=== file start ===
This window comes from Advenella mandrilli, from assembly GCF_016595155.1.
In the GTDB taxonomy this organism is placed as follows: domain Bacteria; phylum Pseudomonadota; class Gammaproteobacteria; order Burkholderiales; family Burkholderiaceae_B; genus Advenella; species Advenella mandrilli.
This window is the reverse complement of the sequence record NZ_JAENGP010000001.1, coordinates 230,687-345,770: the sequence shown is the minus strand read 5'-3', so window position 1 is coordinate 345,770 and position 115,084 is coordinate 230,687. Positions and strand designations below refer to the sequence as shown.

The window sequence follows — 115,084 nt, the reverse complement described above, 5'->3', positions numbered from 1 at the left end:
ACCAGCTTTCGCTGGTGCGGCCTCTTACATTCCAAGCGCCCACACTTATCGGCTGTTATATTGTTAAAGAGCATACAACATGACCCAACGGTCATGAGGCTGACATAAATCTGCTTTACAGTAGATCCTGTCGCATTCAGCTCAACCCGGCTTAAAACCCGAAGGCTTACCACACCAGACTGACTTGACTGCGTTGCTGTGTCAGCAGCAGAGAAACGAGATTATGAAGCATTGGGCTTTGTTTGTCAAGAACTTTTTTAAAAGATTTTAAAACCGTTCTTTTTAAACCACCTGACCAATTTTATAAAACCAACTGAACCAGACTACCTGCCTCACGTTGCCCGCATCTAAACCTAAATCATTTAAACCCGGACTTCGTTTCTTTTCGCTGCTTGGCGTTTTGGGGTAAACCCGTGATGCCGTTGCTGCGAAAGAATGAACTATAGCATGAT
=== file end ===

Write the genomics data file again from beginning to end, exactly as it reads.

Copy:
This window comes from Advenella mandrilli, from assembly GCF_016595155.1.
In the GTDB taxonomy this organism is placed as follows: domain Bacteria; phylum Pseudomonadota; class Gammaproteobacteria; order Burkholderiales; family Burkholderiaceae_B; genus Advenella; species Advenella mandrilli.
This window is the reverse complement of the sequence record NZ_JAENGP010000001.1, coordinates 230,687-345,770: the sequence shown is the minus strand read 5'-3', so window position 1 is coordinate 345,770 and position 115,084 is coordinate 230,687. Positions and strand designations below refer to the sequence as shown.

The window sequence follows — 115,084 nt, the reverse complement described above, 5'->3', positions numbered from 1 at the left end:
ACCAGCTTTCGCTGGTGCGGCCTCTTACATTCCAAGCGCCCACACTTATCGGCTGTTATATTGTTAAAGAGCATACAACATGACCCAACGGTCATGAGGCTGACATAAATCTGCTTTACAGTAGATCCTGTCGCATTCAGCTCAACCCGGCTTAAAACCCGAAGGCTTACCACACCAGACTGACTTGACTGCGTTGCTGTGTCAGCAGCAGAGAAACGAGATTATGAAGCATTGGGCTTTGTTTGTCAAGAACTTTTTTAAAAGATTTTAAAACCGTTCTTTTTAAACCACCTGACCAATTTTATAAAACCAACTGAACCAGACTACCTGCCTCACGTTGCCCGCATCTAAACCTAAATCATTTAAACCCGGACTTCGTTTCTTTTCGCTGCTTGGCGTTTTGGGGTAAACCCGTGATGCCGTTGCTGCGAAAGAATGAACTATAGCATGAT